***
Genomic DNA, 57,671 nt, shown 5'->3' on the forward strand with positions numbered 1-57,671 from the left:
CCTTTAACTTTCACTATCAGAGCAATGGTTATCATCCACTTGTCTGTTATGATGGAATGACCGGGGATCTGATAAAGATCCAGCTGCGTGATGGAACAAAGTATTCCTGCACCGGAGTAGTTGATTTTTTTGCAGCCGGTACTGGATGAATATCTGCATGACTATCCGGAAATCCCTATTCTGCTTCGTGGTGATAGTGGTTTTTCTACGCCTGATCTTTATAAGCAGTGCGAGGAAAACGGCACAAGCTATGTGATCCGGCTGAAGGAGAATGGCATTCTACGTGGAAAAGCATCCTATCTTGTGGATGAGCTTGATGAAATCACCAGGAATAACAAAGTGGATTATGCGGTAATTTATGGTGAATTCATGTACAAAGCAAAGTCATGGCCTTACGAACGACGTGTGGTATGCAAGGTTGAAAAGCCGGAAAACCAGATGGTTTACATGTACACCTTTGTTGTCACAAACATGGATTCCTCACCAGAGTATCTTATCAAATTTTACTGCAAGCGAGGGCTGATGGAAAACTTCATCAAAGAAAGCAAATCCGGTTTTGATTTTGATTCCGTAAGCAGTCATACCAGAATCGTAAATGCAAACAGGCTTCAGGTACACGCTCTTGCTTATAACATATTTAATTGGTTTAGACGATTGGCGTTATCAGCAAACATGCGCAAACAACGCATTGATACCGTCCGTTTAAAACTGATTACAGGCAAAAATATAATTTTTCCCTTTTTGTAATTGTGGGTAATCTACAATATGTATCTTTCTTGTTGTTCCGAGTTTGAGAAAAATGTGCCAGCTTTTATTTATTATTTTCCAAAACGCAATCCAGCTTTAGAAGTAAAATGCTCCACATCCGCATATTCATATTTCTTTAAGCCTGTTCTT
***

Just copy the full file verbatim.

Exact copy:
Genomic DNA, 57,671 nt, shown 5'->3' on the forward strand with positions numbered 1-57,671 from the left:
CCTTTAACTTTCACTATCAGAGCAATGGTTATCATCCACTTGTCTGTTATGATGGAATGACCGGGGATCTGATAAAGATCCAGCTGCGTGATGGAACAAAGTATTCCTGCACCGGAGTAGTTGATTTTTTTGCAGCCGGTACTGGATGAATATCTGCATGACTATCCGGAAATCCCTATTCTGCTTCGTGGTGATAGTGGTTTTTCTACGCCTGATCTTTATAAGCAGTGCGAGGAAAACGGCACAAGCTATGTGATCCGGCTGAAGGAGAATGGCATTCTACGTGGAAAAGCATCCTATCTTGTGGATGAGCTTGATGAAATCACCAGGAATAACAAAGTGGATTATGCGGTAATTTATGGTGAATTCATGTACAAAGCAAAGTCATGGCCTTACGAACGACGTGTGGTATGCAAGGTTGAAAAGCCGGAAAACCAGATGGTTTACATGTACACCTTTGTTGTCACAAACATGGATTCCTCACCAGAGTATCTTATCAAATTTTACTGCAAGCGAGGGCTGATGGAAAACTTCATCAAAGAAAGCAAATCCGGTTTTGATTTTGATTCCGTAAGCAGTCATACCAGAATCGTAAATGCAAACAGGCTTCAGGTACACGCTCTTGCTTATAACATATTTAATTGGTTTAGACGATTGGCGTTATCAGCAAACATGCGCAAACAACGCATTGATACCGTCCGTTTAAAACTGATTACAGGCAAAAATATAATTTTTCCCTTTTTGTAATTGTGGGTAATCTACAATATGTATCTTTCTTGTTGTTCCGAGTTTGAGAAAAATGTGCCAGCTTTTATTTATTATTTTCCAAAACGCAATCCAGCTTTAGAAGTAAAATGCTCCACATCCGCATATTCATATTTCTTTAAGCCTGTTCTT